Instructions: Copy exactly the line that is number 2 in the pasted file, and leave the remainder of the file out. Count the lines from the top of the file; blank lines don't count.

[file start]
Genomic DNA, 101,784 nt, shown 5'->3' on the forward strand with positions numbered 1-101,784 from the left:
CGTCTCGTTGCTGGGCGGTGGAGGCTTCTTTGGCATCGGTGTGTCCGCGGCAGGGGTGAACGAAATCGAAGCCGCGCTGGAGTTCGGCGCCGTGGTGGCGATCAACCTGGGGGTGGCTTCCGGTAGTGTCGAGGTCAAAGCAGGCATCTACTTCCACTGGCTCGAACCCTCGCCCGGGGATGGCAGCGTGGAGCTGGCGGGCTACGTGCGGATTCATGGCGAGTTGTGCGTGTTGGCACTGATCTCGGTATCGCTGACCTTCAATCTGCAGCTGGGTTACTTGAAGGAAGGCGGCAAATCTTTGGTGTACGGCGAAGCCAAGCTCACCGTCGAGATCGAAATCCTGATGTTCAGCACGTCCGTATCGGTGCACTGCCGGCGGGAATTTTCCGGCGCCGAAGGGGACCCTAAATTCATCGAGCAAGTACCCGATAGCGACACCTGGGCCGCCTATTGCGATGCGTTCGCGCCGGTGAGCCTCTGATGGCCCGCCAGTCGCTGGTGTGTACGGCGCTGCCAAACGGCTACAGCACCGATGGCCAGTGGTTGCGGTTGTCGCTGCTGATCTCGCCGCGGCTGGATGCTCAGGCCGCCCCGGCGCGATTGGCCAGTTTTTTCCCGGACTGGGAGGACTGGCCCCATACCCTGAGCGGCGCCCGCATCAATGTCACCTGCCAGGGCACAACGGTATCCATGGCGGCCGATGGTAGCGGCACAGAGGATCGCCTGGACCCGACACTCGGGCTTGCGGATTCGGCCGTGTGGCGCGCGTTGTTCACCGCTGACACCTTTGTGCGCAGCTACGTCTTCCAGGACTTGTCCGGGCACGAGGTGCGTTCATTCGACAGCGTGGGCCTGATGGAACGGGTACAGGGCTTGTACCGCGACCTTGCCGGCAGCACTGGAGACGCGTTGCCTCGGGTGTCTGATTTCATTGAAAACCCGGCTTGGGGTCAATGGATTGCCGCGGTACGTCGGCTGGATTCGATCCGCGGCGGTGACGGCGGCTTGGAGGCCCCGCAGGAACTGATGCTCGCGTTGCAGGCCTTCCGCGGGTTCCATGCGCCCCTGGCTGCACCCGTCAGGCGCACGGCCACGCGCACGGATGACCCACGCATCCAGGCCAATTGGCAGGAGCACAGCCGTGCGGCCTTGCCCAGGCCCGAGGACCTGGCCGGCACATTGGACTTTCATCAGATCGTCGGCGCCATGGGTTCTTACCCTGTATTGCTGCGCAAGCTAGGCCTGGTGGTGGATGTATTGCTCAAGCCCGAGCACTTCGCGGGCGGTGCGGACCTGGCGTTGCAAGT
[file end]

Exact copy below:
CGTCTCGTTGCTGGGCGGTGGAGGCTTCTTTGGCATCGGTGTGTCCGCGGCAGGGGTGAACGAAATCGAAGCCGCGCTGGAGTTCGGCGCCGTGGTGGCGATCAACCTGGGGGTGGCTTCCGGTAGTGTCGAGGTCAAAGCAGGCATCTACTTCCACTGGCTCGAACCCTCGCCCGGGGATGGCAGCGTGGAGCTGGCGGGCTACGTGCGGATTCATGGCGAGTTGTGCGTGTTGGCACTGATCTCGGTATCGCTGACCTTCAATCTGCAGCTGGGTTACTTGAAGGAAGGCGGCAAATCTTTGGTGTACGGCGAAGCCAAGCTCACCGTCGAGATCGAAATCCTGATGTTCAGCACGTCCGTATCGGTGCACTGCCGGCGGGAATTTTCCGGCGCCGAAGGGGACCCTAAATTCATCGAGCAAGTACCCGATAGCGACACCTGGGCCGCCTATTGCGATGCGTTCGCGCCGGTGAGCCTCTGATGGCCCGCCAGTCGCTGGTGTGTACGGCGCTGCCAAACGGCTACAGCACCGATGGCCAGTGGTTGCGGTTGTCGCTGCTGATCTCGCCGCGGCTGGATGCTCAGGCCGCCCCGGCGCGATTGGCCAGTTTTTTCCCGGACTGGGAGGACTGGCCCCATACCCTGAGCGGCGCCCGCATCAATGTCACCTGCCAGGGCACAACGGTATCCATGGCGGCCGATGGTAGCGGCACAGAGGATCGCCTGGACCCGACACTCGGGCTTGCGGATTCGGCCGTGTGGCGCGCGTTGTTCACCGCTGACACCTTTGTGCGCAGCTACGTCTTCCAGGACTTGTCCGGGCACGAGGTGCGTTCATTCGACAGCGTGGGCCTGATGGAACGGGTACAGGGCTTGTACCGCGACCTTGCCGGCAGCACTGGAGACGCGTTGCCTCGGGTGTCTGATTTCATTGAAAACCCGGCTTGGGGTCAATGGATTGCCGCGGTACGTCGGCTGGATTCGATCCGCGGCGGTGACGGCGGCTTGGAGGCCCCGCAGGAACTGATGCTCGCGTTGCAGGCCTTCCGCGGGTTCCATGCGCCCCTGGCTGCACCCGTCAGGCGCACGGCCACGCGCACGGATGACCCACGCATCCAGGCCAATTGGCAGGAGCACAGCCGTGCGGCCTTGCCCAGGCCCGAGGACCTGGCCGGCACATTGGACTTTCATCAGATCGTCGGCGCCATGGGTTCTTACCCTGTATTGCTGCGCAAGCTAGGCCTGGTGGTGGATGTATTGCTCAAGCCCGAGCACTTCGCGGGCGGTGCGGACCTGGCGTTGCAAGT